As recognition of the work done in the Chocos community, two indigenous women were selected to represent the community in the World Conference of Indigenous Women2 at the end of October 2013.

Grassroots Assemblies

Grassroots Assemblies are grassroots women-led community meetings, which highlight their land-related needs and concerns. In Peru, Mujeres Unidas Para un Pueblo Mejor and Estrategia haveconducted Grassroots Assemblies to bring women together to share their concerns about eviction, lack of household decision-making, and other housing- and land-related concerns specific to women. These Assemblies have offered women a space to share these concerns and needs, and collectively think of innovative strategies to address them. 

Results of the Training

The grassroots women became empowered and started to advocate for land access rights after the authorities learned about the community problems related to the land titling; the women got the support of the Lima local government and the Housing Ministry.

Further, the communities of Las Brisas and Santa Rosa have received support from the municipality of Lima, with the construction of 24 staircases and seven retaining walls, which are currently under construction and will be completed by November 22.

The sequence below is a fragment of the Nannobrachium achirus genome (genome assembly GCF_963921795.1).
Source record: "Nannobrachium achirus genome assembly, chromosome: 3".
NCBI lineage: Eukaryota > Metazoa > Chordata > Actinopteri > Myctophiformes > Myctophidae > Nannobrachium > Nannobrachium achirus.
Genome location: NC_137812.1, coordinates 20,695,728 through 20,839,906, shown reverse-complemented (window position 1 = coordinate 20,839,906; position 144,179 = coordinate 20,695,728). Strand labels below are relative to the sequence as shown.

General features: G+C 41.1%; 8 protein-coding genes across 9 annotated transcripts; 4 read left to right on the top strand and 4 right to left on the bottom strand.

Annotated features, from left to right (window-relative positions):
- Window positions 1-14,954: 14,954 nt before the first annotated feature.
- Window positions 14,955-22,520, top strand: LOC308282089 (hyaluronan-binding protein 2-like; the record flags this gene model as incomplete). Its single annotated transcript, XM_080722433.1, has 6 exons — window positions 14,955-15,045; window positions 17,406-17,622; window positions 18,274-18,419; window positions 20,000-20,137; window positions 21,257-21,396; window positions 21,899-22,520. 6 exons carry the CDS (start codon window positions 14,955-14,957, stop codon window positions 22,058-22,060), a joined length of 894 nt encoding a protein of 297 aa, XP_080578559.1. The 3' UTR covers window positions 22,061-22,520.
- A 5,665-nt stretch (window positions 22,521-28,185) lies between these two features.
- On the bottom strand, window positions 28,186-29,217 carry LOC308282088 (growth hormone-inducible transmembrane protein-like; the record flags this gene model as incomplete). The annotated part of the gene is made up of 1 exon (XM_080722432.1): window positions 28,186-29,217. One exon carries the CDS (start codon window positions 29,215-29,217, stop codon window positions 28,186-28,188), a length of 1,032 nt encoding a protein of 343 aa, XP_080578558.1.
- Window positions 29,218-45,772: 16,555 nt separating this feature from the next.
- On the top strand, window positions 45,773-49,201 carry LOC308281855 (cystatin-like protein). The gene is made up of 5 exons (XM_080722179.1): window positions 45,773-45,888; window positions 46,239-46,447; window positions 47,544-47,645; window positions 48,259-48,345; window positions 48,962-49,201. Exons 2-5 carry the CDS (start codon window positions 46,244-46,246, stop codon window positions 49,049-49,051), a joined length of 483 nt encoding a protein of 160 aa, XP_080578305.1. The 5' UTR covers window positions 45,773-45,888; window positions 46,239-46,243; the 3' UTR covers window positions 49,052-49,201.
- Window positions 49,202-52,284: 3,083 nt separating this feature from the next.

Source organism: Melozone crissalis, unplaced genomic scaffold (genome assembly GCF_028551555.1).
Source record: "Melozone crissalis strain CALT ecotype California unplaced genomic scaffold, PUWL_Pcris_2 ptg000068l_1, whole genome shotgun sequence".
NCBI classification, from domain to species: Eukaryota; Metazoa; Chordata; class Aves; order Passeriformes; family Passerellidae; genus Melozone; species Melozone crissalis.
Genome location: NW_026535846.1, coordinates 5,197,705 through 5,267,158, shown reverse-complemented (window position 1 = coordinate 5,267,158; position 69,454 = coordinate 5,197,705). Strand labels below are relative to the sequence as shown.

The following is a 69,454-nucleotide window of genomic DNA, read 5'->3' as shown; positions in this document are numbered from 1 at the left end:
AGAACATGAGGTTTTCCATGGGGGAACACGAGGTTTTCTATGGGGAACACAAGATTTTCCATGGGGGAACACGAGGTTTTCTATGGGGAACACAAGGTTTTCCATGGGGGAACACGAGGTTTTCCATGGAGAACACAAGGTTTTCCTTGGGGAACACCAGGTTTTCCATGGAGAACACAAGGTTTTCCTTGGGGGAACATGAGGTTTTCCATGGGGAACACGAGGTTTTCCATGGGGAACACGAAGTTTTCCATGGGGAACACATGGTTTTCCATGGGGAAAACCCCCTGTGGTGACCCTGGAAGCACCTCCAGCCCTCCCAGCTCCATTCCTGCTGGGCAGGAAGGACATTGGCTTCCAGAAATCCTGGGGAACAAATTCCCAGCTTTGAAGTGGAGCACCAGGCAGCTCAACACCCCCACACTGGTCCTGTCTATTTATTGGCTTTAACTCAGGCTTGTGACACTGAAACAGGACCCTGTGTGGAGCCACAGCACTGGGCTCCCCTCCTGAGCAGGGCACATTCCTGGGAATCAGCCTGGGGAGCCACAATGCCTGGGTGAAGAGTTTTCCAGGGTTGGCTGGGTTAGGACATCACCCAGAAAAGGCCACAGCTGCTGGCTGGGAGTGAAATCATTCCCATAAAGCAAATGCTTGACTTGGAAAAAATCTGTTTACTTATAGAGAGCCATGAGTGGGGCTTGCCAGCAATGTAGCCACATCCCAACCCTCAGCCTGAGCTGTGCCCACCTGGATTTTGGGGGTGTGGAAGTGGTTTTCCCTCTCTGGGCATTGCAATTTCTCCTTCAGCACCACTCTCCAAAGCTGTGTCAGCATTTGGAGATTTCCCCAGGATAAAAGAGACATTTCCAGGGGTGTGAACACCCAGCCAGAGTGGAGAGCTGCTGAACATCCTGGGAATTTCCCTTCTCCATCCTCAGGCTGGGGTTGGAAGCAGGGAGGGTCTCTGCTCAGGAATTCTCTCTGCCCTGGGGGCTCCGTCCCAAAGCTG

The human settlement of Horacio Zevallos also received similar support, with the construction of six retaining walls and seven staircases. The construction of the retaining walls completed on May 5, 2012, and the inauguration is scheduled to be done in 20 more days.

The mayor of the Rimac district announced that families who have benefited from the Horacio Zevallos human settlement will get the right to possession before receiving the land titling.

Similar support was also provided to the grassroots women from the following communities:

  • Los Olivos District: the human settlements of Las Vegas and Juan Pablo II received support from the local government of Los Olivos district for the construction of infrastructure services and of four retaining walls and six staircases at the Las Vegas settlement.